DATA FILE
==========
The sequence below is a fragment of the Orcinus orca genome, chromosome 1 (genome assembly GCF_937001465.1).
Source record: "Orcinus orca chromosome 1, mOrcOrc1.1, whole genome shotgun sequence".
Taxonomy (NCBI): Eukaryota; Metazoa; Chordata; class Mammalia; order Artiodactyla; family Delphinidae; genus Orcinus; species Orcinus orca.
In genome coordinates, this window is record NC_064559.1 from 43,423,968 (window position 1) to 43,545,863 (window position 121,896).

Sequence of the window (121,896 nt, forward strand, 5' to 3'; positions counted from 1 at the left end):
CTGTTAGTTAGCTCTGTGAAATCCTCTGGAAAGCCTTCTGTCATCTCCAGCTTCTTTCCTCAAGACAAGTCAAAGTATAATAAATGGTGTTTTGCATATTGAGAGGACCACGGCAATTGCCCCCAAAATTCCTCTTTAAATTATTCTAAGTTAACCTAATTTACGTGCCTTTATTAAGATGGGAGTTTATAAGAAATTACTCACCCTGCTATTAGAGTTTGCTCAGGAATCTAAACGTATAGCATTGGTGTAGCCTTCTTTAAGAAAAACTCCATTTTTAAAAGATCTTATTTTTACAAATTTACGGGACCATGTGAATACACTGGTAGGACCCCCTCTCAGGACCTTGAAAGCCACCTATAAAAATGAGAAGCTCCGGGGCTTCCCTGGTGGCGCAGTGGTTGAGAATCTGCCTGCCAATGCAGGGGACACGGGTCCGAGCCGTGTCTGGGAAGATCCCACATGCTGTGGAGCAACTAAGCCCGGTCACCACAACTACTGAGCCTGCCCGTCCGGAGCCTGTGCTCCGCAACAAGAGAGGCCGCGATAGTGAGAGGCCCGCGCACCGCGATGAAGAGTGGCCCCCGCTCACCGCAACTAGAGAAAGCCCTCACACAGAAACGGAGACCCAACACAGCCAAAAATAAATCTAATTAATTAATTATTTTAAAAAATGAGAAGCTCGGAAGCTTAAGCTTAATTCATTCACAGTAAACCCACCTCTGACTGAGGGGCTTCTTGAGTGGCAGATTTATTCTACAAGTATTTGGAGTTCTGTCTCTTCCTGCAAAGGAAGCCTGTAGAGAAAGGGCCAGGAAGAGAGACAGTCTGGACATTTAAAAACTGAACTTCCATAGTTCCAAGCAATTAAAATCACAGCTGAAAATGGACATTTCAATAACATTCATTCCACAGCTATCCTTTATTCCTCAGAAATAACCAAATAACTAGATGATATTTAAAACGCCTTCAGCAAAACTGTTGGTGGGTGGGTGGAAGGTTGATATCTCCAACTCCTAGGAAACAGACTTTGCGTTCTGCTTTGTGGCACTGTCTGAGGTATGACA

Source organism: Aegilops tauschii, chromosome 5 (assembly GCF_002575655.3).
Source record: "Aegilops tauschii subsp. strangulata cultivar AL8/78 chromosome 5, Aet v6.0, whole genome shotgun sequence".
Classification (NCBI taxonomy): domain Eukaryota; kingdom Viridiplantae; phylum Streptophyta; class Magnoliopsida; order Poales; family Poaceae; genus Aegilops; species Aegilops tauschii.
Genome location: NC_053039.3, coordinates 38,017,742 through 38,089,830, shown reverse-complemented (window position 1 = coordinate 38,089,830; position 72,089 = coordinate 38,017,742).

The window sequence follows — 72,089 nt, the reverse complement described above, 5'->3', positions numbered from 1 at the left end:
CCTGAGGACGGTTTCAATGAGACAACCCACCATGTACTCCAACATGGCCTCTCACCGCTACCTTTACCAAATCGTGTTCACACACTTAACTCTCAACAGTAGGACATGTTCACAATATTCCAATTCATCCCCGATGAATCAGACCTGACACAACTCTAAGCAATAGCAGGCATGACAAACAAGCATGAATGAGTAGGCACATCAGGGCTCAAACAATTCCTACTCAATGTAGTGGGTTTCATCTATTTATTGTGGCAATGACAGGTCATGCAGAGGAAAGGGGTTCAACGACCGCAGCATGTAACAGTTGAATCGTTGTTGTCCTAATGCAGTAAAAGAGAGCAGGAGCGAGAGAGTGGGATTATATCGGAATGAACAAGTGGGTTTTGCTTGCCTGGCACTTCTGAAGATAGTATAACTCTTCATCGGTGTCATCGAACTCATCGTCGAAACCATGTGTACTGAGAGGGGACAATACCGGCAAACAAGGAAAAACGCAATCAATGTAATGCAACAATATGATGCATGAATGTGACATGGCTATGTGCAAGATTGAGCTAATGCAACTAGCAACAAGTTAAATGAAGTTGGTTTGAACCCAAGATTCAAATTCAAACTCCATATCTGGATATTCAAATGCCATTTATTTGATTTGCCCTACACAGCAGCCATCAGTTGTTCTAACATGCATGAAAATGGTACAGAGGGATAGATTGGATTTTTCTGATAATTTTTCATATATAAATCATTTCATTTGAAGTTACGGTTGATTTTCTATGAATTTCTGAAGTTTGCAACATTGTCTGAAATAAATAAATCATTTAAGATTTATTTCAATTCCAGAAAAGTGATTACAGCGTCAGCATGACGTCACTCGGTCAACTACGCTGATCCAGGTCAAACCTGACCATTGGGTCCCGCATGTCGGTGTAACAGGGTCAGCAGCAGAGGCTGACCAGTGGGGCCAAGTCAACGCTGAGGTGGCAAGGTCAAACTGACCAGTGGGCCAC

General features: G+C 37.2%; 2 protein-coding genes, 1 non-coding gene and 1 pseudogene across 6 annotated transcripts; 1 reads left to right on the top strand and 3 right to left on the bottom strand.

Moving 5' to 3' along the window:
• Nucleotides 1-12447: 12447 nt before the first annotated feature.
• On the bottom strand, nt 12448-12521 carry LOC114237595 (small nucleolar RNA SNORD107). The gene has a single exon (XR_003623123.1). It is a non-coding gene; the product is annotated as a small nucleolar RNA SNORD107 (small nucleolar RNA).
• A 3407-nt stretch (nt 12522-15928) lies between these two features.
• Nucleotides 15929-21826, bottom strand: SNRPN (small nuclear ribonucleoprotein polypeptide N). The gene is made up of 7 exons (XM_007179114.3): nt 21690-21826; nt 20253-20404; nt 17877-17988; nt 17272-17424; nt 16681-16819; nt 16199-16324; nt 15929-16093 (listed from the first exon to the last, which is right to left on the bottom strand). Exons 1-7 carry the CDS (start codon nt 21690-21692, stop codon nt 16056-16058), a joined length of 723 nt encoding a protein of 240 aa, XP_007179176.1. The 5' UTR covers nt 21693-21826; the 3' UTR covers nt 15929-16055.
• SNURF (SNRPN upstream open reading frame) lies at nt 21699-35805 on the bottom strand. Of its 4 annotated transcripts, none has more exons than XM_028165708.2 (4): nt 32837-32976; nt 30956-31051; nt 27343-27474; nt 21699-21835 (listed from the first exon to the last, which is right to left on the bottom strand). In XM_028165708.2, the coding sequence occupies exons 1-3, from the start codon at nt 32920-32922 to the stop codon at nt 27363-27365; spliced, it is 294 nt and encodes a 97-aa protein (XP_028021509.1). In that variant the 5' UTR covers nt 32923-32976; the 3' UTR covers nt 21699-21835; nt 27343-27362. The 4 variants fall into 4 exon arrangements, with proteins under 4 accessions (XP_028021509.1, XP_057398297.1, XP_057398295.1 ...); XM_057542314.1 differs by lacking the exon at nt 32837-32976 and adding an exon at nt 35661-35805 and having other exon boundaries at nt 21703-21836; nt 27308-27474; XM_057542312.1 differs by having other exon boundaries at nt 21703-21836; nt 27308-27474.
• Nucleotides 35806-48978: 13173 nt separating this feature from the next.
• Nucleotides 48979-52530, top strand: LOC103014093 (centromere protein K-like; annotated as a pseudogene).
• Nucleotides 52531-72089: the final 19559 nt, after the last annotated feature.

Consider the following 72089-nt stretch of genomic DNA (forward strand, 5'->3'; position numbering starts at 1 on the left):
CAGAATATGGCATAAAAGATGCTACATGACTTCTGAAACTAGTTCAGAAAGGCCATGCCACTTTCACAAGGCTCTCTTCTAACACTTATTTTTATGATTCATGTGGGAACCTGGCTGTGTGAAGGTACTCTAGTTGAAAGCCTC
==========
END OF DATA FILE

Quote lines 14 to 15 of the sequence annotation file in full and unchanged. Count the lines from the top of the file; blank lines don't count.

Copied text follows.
Moving 5' to 3' along the window:
• Nucleotides 1-12447: 12447 nt before the first annotated feature.